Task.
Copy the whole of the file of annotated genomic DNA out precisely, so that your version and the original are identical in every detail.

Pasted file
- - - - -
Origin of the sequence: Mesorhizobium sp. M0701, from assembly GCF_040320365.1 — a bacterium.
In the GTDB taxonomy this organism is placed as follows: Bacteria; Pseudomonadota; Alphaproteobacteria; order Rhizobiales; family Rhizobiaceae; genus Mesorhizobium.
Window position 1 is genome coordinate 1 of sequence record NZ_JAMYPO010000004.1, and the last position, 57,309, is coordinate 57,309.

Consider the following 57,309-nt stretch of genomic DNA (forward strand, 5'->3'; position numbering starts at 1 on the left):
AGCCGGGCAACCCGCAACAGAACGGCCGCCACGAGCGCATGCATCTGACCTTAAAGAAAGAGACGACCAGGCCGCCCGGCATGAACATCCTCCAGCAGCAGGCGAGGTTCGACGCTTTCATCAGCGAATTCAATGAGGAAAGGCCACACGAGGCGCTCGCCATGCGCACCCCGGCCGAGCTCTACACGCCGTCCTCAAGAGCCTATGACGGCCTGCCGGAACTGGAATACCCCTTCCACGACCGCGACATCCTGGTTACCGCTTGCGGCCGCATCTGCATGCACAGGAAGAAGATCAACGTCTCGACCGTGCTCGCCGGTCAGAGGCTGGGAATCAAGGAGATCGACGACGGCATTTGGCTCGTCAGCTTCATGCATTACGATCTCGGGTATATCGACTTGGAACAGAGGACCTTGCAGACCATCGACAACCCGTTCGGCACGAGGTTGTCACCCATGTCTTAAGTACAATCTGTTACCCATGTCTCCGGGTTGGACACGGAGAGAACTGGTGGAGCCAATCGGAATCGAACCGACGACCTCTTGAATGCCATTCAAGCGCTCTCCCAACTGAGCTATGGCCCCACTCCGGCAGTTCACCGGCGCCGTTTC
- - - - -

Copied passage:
Origin of the sequence: Mesorhizobium sp. M0701, from assembly GCF_040320365.1 — a bacterium.
In the GTDB taxonomy this organism is placed as follows: Bacteria; Pseudomonadota; Alphaproteobacteria; order Rhizobiales; family Rhizobiaceae; genus Mesorhizobium.
Window position 1 is genome coordinate 1 of sequence record NZ_JAMYPO010000004.1, and the last position, 57,309, is coordinate 57,309.

Consider the following 57,309-nt stretch of genomic DNA (forward strand, 5'->3'; position numbering starts at 1 on the left):
AGCCGGGCAACCCGCAACAGAACGGCCGCCACGAGCGCATGCATCTGACCTTAAAGAAAGAGACGACCAGGCCGCCCGGCATGAACATCCTCCAGCAGCAGGCGAGGTTCGACGCTTTCATCAGCGAATTCAATGAGGAAAGGCCACACGAGGCGCTCGCCATGCGCACCCCGGCCGAGCTCTACACGCCGTCCTCAAGAGCCTATGACGGCCTGCCGGAACTGGAATACCCCTTCCACGACCGCGACATCCTGGTTACCGCTTGCGGCCGCATCTGCATGCACAGGAAGAAGATCAACGTCTCGACCGTGCTCGCCGGTCAGAGGCTGGGAATCAAGGAGATCGACGACGGCATTTGGCTCGTCAGCTTCATGCATTACGATCTCGGGTATATCGACTTGGAACAGAGGACCTTGCAGACCATCGACAACCCGTTCGGCACGAGGTTGTCACCCATGTCTTAAGTACAATCTGTTACCCATGTCTCCGGGTTGGACACGGAGAGAACTGGTGGAGCCAATCGGAATCGAACCGACGACCTCTTGAATGCCATTCAAGCGCTCTCCCAACTGAGCTATGGCCCCACTCCGGCAGTTCACCGGCGCCGTTTC